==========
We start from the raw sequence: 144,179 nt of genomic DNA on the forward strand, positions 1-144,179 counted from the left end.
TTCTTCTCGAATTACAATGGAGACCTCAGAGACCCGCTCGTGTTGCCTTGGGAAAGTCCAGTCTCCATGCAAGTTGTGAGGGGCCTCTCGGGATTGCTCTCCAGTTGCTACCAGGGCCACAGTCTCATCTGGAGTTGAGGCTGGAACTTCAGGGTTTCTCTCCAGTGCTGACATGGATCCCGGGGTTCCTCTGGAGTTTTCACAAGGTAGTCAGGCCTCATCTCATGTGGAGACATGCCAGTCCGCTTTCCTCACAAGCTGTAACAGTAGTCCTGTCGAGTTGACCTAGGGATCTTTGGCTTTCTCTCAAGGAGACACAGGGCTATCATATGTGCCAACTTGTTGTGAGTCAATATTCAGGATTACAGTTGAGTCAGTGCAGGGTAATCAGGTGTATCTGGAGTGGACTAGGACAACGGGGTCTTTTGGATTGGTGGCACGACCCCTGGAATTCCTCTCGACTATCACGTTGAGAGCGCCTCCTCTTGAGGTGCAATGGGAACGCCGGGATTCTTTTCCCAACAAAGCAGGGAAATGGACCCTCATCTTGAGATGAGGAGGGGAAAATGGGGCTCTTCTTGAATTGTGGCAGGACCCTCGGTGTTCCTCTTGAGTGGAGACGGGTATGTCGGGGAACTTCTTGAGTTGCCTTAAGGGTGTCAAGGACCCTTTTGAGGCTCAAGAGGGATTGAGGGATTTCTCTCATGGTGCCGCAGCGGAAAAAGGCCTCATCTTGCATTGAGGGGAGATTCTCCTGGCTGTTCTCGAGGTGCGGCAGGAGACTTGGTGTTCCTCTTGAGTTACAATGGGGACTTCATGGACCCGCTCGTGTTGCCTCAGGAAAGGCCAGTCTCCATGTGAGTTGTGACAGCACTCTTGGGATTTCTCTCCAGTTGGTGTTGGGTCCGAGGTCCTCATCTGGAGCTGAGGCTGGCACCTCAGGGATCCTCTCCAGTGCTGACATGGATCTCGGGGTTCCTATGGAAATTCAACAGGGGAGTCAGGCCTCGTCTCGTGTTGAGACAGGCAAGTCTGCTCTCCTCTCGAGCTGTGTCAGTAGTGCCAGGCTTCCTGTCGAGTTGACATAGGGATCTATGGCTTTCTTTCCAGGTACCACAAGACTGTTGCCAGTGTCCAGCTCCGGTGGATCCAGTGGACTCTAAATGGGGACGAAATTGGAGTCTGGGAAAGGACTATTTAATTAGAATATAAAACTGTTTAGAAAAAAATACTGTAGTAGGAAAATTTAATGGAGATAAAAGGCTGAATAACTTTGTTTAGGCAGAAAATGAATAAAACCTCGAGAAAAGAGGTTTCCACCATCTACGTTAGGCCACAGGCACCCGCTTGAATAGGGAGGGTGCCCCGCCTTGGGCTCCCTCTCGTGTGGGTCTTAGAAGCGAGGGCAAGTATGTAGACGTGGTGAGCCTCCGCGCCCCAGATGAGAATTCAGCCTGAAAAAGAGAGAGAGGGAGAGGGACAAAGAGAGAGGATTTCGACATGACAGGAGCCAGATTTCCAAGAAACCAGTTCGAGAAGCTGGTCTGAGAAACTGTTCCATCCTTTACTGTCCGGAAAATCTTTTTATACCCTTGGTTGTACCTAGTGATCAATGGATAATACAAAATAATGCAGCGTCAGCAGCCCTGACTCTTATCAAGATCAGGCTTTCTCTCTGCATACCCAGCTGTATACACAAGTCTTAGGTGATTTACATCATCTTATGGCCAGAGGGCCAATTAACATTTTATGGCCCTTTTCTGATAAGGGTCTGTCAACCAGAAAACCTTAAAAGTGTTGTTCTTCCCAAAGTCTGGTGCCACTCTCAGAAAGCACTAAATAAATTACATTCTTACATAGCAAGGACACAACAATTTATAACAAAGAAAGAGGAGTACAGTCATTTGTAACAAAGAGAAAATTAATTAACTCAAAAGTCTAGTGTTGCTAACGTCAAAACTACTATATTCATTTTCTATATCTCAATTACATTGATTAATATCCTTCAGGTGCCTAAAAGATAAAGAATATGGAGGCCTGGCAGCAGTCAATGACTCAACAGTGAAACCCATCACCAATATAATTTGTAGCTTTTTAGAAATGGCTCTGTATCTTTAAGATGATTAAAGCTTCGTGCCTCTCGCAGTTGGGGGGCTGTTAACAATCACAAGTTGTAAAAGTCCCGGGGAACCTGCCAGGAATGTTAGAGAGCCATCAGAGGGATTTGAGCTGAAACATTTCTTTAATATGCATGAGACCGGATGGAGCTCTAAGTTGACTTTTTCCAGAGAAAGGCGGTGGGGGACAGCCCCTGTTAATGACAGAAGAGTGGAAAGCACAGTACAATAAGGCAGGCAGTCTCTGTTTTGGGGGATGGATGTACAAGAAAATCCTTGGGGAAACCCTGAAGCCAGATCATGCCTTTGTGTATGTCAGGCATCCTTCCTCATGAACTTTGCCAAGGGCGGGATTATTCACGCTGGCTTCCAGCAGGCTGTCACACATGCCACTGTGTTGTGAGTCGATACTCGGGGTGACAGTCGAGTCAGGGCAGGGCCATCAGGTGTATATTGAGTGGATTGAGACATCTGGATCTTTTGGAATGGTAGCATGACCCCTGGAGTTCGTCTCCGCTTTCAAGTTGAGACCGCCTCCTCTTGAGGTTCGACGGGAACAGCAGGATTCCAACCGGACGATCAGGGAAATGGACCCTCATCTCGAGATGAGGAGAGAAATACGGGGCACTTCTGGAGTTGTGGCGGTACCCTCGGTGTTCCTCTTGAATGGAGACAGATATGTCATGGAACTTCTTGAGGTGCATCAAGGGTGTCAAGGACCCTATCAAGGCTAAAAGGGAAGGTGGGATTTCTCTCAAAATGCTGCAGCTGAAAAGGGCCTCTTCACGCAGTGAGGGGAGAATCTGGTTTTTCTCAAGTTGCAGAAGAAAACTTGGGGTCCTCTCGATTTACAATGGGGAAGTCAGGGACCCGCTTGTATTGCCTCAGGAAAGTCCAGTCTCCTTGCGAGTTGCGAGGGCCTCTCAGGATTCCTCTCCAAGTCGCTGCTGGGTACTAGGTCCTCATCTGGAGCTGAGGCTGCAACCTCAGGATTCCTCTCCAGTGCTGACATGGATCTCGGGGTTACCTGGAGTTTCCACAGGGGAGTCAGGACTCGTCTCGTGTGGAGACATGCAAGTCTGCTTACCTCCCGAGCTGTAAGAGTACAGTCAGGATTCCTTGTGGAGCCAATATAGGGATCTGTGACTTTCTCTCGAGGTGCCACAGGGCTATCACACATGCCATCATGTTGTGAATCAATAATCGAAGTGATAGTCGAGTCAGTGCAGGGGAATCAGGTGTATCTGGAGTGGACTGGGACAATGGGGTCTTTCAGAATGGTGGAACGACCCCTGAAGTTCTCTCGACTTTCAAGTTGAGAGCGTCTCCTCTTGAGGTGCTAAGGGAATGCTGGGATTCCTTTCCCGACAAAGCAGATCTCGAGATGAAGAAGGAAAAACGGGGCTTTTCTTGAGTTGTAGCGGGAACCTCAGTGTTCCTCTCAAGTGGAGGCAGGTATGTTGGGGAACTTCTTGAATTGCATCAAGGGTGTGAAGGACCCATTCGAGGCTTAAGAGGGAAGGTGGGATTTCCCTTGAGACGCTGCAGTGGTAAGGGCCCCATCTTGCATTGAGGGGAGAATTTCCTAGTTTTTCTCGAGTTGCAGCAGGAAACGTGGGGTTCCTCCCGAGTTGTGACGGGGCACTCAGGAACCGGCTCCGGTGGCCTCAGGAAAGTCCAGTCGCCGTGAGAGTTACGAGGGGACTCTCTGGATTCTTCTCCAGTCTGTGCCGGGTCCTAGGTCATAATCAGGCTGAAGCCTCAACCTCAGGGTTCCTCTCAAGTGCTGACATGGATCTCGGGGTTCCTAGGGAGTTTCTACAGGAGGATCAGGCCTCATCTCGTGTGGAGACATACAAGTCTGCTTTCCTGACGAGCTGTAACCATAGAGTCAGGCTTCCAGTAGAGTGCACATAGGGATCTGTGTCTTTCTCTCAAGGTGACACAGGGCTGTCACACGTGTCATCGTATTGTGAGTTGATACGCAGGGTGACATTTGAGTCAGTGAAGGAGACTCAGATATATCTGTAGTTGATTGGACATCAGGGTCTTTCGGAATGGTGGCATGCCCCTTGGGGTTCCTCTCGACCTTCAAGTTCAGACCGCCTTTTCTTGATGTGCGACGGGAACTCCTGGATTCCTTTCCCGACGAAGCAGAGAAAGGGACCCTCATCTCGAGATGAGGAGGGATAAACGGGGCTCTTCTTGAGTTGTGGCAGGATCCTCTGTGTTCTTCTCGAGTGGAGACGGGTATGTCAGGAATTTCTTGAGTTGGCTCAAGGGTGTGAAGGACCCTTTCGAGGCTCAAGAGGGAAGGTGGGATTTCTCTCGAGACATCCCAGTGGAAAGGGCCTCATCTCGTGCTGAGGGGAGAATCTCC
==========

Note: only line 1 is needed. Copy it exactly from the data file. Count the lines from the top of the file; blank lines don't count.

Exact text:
We start from the raw sequence: 144,179 nt of genomic DNA on the forward strand, positions 1-144,179 counted from the left end.